State Superintendent Ryan Walters has mandated that Oklahoma schools integrate the Bible into their curriculum, marking a new cultural flashpoint over religion in US classrooms.

In a directive issued by Republican State Superintendent Ryan Walters, schools are required to incorporate the Bible into lessons immediately. Walters emphasized the necessity of "strict compliance" with this new rule, which applies to all public school students aged 11 to 18.

This move comes shortly after Louisiana's governor signed a law mandating the display of the Ten Commandments in all public schools in that state.

In a statement, Walters referred to the Bible as "an indispensable historical and cultural touchstone," asserting that Oklahoma students need a fundamental understanding of it to fully grasp the foundations of the nation. Walters, a former public school history teacher, was elected in 2022 on a platform focused on combating "woke ideology" and removing "radical leftists" from Oklahoma's education system.

The directive, which applies to grades five through twelve, has drawn sharp criticism from civil rights organizations and groups advocating for the separation of church and state. Rachel Laser, head of Americans United for Separation of Church and State, stated, "Public schools are not Sunday schools." She condemned Walters' directive as "textbook Christian Nationalism," accusing him of using his public office to impose his religious beliefs on students.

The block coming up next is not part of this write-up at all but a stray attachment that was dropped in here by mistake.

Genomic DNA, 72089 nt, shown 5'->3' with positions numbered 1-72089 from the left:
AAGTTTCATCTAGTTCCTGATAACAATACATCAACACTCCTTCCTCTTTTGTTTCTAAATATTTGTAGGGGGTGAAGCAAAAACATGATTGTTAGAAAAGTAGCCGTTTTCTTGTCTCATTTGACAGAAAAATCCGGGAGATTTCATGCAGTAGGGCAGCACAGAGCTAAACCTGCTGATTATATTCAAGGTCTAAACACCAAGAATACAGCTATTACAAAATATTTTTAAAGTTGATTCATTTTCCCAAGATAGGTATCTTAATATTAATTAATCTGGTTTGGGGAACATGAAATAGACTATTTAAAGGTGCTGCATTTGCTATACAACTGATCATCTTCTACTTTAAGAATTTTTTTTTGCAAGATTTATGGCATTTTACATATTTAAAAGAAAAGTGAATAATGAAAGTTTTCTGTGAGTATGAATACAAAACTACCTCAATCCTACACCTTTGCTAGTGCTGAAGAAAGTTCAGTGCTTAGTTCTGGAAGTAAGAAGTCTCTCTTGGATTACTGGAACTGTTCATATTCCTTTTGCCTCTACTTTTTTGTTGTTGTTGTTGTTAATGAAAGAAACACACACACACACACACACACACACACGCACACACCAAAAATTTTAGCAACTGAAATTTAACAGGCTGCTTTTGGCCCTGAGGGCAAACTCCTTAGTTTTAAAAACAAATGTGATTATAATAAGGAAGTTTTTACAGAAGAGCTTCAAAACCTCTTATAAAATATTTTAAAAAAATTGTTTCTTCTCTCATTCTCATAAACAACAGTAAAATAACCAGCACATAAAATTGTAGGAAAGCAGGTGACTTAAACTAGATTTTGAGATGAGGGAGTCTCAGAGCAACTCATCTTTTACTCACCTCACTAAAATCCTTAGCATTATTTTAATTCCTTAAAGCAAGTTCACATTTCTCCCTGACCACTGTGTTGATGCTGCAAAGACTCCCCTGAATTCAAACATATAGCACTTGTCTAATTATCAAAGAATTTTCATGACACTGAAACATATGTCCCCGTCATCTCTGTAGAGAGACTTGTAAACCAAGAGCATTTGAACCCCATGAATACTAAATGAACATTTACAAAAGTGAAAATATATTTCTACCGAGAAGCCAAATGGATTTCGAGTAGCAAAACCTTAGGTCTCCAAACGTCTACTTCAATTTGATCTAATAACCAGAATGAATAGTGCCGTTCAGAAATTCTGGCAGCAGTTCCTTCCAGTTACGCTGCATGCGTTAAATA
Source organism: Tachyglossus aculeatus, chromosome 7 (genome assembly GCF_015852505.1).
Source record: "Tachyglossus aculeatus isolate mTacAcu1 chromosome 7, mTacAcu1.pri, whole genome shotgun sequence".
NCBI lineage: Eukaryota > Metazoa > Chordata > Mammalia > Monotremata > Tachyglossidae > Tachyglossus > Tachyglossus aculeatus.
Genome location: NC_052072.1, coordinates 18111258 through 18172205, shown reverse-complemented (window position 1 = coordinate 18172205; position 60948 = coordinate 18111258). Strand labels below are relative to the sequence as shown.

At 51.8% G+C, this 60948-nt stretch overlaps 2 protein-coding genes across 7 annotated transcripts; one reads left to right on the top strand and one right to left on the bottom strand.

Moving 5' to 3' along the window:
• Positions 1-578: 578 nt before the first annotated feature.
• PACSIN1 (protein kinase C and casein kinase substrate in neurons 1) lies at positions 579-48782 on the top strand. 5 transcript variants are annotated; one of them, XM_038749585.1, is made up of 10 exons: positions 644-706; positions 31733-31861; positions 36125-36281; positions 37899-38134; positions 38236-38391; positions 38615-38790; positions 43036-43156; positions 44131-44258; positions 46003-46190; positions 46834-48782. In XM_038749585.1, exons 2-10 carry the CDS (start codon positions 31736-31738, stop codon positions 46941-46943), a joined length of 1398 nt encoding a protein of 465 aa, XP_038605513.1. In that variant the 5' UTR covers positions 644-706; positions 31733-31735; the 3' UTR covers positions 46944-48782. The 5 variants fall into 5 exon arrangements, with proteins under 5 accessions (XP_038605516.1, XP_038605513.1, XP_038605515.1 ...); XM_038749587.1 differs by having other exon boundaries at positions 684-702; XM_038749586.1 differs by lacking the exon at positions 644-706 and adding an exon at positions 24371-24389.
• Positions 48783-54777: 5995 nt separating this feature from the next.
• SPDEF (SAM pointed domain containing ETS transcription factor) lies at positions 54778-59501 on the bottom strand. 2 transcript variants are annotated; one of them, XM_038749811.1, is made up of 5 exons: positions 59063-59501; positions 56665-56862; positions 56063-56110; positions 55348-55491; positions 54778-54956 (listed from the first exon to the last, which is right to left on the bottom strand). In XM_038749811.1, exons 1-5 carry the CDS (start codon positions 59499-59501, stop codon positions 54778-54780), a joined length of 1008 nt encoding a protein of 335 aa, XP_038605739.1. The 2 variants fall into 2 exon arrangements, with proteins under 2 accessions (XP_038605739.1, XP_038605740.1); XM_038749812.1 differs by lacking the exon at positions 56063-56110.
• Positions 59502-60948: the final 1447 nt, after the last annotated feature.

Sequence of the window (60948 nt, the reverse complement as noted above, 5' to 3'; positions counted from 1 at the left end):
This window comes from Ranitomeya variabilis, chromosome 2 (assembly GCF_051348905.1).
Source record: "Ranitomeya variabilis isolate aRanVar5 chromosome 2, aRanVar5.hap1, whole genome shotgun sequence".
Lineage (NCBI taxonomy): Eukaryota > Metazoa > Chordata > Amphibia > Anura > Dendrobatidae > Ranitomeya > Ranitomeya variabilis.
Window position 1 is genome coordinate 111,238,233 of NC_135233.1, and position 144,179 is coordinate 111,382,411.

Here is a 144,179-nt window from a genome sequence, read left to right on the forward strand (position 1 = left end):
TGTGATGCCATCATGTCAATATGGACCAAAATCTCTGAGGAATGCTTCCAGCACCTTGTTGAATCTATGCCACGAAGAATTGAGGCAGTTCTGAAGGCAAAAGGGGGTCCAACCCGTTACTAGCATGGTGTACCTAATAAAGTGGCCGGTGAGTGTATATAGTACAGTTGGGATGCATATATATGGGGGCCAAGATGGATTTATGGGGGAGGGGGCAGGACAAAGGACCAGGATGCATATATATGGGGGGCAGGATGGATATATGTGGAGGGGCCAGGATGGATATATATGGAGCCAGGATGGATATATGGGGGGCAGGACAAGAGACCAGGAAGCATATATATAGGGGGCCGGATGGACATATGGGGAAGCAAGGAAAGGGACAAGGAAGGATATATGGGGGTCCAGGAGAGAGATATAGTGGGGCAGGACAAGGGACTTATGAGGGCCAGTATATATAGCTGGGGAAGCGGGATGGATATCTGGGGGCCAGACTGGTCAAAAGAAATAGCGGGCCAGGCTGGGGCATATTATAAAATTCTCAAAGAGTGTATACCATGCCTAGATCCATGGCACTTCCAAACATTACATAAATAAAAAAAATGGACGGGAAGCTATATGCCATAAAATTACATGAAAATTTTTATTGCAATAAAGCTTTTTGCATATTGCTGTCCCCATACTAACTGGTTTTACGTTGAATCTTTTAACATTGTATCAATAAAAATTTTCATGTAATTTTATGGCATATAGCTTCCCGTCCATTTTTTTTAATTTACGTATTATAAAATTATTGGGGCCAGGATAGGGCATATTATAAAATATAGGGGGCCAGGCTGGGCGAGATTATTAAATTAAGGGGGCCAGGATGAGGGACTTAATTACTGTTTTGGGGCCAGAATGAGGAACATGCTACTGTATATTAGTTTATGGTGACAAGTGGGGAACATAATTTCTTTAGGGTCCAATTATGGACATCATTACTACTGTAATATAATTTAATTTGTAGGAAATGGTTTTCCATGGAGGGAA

Walters has argued that secularists have established a state religion of atheism by excluding faith from the public sphere. In a Fox News op-ed last year, he criticized President Joe Biden and teachers' unions for replacing biblical values with "woke, anti-education values" that promote racial and sexual differentiation among students and expose them to graphic sexual content at a young age.

The Interfaith Alliance, a group that advocates for religious freedom, described Walters' directive as "blatant religious coercion," emphasizing that true religious freedom means preventing any one religious group from imposing its views on all Americans.

This directive follows Louisiana's recent order for all classrooms, including universities, to display the Ten Commandments. This law has already led to legal challenges, with nine families suing the state, arguing that such a mandate violates the First Amendment's guarantee of freedom of religion by pressuring students to adopt the state's favored religion.

Legal battles over the display of the Ten Commandments in public buildings have a history, with the Supreme Court's 1980 ruling in Stone v. Graham striking down a Kentucky law that required the commandments to be displayed in schools. The Court's decision highlighted that the law lacked a secular legislative purpose and was inherently religious, citing references to worshipping God. This precedent is expected to be pivotal in the ongoing legal contestations against the Louisiana law. Photo by NYC Wanderer (Kevin Eng), Wikimedia commons.